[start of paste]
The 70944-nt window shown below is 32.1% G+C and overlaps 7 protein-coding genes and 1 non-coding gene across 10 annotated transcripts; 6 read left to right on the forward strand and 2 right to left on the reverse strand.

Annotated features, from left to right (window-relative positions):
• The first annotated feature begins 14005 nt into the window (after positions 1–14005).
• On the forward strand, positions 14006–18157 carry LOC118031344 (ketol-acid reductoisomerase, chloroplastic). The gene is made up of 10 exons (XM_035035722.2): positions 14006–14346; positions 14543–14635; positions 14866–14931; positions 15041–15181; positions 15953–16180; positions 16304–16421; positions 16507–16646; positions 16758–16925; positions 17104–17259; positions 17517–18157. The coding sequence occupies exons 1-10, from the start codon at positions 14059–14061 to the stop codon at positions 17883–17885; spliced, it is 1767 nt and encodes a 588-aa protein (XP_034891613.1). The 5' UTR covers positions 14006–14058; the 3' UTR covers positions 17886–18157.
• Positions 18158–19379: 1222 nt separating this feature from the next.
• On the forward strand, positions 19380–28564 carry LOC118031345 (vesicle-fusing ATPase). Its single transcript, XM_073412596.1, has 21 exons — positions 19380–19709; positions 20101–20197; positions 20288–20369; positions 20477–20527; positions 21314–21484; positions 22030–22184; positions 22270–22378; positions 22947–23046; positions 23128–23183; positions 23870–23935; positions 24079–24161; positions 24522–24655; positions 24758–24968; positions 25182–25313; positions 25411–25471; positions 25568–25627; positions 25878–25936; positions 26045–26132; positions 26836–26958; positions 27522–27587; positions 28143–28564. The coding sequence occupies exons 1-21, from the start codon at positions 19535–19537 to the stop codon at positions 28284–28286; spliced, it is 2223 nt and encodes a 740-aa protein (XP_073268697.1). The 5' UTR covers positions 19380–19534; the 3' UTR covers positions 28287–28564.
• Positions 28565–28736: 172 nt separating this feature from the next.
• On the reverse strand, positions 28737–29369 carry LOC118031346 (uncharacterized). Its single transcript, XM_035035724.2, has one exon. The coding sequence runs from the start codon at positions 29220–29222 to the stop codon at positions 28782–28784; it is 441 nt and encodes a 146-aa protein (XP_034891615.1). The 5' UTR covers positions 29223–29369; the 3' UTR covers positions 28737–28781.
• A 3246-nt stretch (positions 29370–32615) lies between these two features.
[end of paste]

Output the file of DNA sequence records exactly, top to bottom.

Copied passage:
The 70944-nt window shown below is 32.1% G+C and overlaps 7 protein-coding genes and 1 non-coding gene across 10 annotated transcripts; 6 read left to right on the forward strand and 2 right to left on the reverse strand.

Annotated features, from left to right (window-relative positions):
• The first annotated feature begins 14005 nt into the window (after positions 1–14005).
• On the forward strand, positions 14006–18157 carry LOC118031344 (ketol-acid reductoisomerase, chloroplastic). The gene is made up of 10 exons (XM_035035722.2): positions 14006–14346; positions 14543–14635; positions 14866–14931; positions 15041–15181; positions 15953–16180; positions 16304–16421; positions 16507–16646; positions 16758–16925; positions 17104–17259; positions 17517–18157. The coding sequence occupies exons 1-10, from the start codon at positions 14059–14061 to the stop codon at positions 17883–17885; spliced, it is 1767 nt and encodes a 588-aa protein (XP_034891613.1). The 5' UTR covers positions 14006–14058; the 3' UTR covers positions 17886–18157.
• Positions 18158–19379: 1222 nt separating this feature from the next.
• On the forward strand, positions 19380–28564 carry LOC118031345 (vesicle-fusing ATPase). Its single transcript, XM_073412596.1, has 21 exons — positions 19380–19709; positions 20101–20197; positions 20288–20369; positions 20477–20527; positions 21314–21484; positions 22030–22184; positions 22270–22378; positions 22947–23046; positions 23128–23183; positions 23870–23935; positions 24079–24161; positions 24522–24655; positions 24758–24968; positions 25182–25313; positions 25411–25471; positions 25568–25627; positions 25878–25936; positions 26045–26132; positions 26836–26958; positions 27522–27587; positions 28143–28564. The coding sequence occupies exons 1-21, from the start codon at positions 19535–19537 to the stop codon at positions 28284–28286; spliced, it is 2223 nt and encodes a 740-aa protein (XP_073268697.1). The 5' UTR covers positions 19380–19534; the 3' UTR covers positions 28287–28564.
• Positions 28565–28736: 172 nt separating this feature from the next.
• On the reverse strand, positions 28737–29369 carry LOC118031346 (uncharacterized). Its single transcript, XM_035035724.2, has one exon. The coding sequence runs from the start codon at positions 29220–29222 to the stop codon at positions 28782–28784; it is 441 nt and encodes a 146-aa protein (XP_034891615.1). The 5' UTR covers positions 29223–29369; the 3' UTR covers positions 28737–28781.
• A 3246-nt stretch (positions 29370–32615) lies between these two features.